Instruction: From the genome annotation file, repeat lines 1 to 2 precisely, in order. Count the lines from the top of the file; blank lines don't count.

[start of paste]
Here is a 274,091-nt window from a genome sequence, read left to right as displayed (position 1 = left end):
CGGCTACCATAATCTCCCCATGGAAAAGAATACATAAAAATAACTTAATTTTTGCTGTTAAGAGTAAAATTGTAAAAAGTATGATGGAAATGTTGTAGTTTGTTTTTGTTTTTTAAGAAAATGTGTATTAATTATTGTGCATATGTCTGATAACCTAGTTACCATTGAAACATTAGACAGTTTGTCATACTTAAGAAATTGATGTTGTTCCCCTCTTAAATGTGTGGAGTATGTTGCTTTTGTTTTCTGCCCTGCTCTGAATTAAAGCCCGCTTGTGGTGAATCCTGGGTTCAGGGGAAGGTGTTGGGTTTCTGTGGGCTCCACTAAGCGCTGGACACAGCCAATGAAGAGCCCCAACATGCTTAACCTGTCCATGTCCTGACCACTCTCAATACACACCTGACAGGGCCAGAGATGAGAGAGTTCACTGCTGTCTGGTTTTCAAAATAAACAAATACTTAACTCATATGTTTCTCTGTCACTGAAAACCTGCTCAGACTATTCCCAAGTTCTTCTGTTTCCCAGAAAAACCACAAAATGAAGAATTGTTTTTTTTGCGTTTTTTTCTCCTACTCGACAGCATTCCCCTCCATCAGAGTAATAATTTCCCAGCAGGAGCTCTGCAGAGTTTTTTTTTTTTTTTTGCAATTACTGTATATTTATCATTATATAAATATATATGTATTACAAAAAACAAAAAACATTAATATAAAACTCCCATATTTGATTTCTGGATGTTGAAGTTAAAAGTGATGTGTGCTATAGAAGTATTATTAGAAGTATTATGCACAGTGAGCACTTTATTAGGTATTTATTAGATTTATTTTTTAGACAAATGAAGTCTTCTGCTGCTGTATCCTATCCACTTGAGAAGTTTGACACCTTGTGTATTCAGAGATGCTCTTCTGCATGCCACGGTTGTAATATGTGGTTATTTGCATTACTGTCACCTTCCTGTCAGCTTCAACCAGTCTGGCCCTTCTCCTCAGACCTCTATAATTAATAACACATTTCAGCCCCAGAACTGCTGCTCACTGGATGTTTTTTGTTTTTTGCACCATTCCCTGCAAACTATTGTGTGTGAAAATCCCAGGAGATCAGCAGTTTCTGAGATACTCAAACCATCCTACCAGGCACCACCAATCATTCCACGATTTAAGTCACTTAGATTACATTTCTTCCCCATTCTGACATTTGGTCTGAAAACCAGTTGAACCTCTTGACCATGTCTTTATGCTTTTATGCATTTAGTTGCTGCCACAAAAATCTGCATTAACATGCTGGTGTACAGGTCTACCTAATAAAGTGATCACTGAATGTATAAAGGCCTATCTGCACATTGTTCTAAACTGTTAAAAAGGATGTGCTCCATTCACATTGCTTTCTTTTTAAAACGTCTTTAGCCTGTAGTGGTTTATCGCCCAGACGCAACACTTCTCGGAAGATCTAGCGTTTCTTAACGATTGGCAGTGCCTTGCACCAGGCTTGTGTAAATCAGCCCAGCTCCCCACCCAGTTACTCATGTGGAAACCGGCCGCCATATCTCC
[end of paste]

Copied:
Here is a 274,091-nt window from a genome sequence, read left to right as displayed (position 1 = left end):
CGGCTACCATAATCTCCCCATGGAAAAGAATACATAAAAATAACTTAATTTTTGCTGTTAAGAGTAAAATTGTAAAAAGTATGATGGAAATGTTGTAGTTTGTTTTTGTTTTTTAAGAAAATGTGTATTAATTATTGTGCATATGTCTGATAACCTAGTTACCATTGAAACATTAGACAGTTTGTCATACTTAAGAAATTGATGTTGTTCCCCTCTTAAATGTGTGGAGTATGTTGCTTTTGTTTTCTGCCCTGCTCTGAATTAAAGCCCGCTTGTGGTGAATCCTGGGTTCAGGGGAAGGTGTTGGGTTTCTGTGGGCTCCACTAAGCGCTGGACACAGCCAATGAAGAGCCCCAACATGCTTAACCTGTCCATGTCCTGACCACTCTCAATACACACCTGACAGGGCCAGAGATGAGAGAGTTCACTGCTGTCTGGTTTTCAAAATAAACAAATACTTAACTCATATGTTTCTCTGTCACTGAAAACCTGCTCAGACTATTCCCAAGTTCTTCTGTTTCCCAGAAAAACCACAAAATGAAGAATTGTTTTTTTTGCGTTTTTTTCTCCTACTCGACAGCATTCCCCTCCATCAGAGTAATAATTTCCCAGCAGGAGCTCTGCAGAGTTTTTTTTTTTTTTTTGCAATTACTGTATATTTATCATTATATAAATATATATGTATTACAAAAAACAAAAAACATTAATATAAAACTCCCATATTTGATTTCTGGATGTTGAAGTTAAAAGTGATGTGTGCTATAGAAGTATTATTAGAAGTATTATGCACAGTGAGCACTTTATTAGGTATTTATTAGATTTATTTTTTAGACAAATGAAGTCTTCTGCTGCTGTATCCTATCCACTTGAGAAGTTTGACACCTTGTGTATTCAGAGATGCTCTTCTGCATGCCACGGTTGTAATATGTGGTTATTTGCATTACTGTCACCTTCCTGTCAGCTTCAACCAGTCTGGCCCTTCTCCTCAGACCTCTATAATTAATAACACATTTCAGCCCCAGAACTGCTGCTCACTGGATGTTTTTTGTTTTTTGCACCATTCCCTGCAAACTATTGTGTGTGAAAATCCCAGGAGATCAGCAGTTTCTGAGATACTCAAACCATCCTACCAGGCACCACCAATCATTCCACGATTTAAGTCACTTAGATTACATTTCTTCCCCATTCTGACATTTGGTCTGAAAACCAGTTGAACCTCTTGACCATGTCTTTATGCTTTTATGCATTTAGTTGCTGCCACAAAAATCTGCATTAACATGCTGGTGTACAGGTCTACCTAATAAAGTGATCACTGAATGTATAAAGGCCTATCTGCACATTGTTCTAAACTGTTAAAAAGGATGTGCTCCATTCACATTGCTTTCTTTTTAAAACGTCTTTAGCCTGTAGTGGTTTATCGCCCAGACGCAACACTTCTCGGAAGATCTAGCGTTTCTTAACGATTGGCAGTGCCTTGCACCAGGCTTGTGTAAATCAGCCCAGCTCCCCACCCAGTTACTCATGTGGAAACCGGCCGCCATATCTCC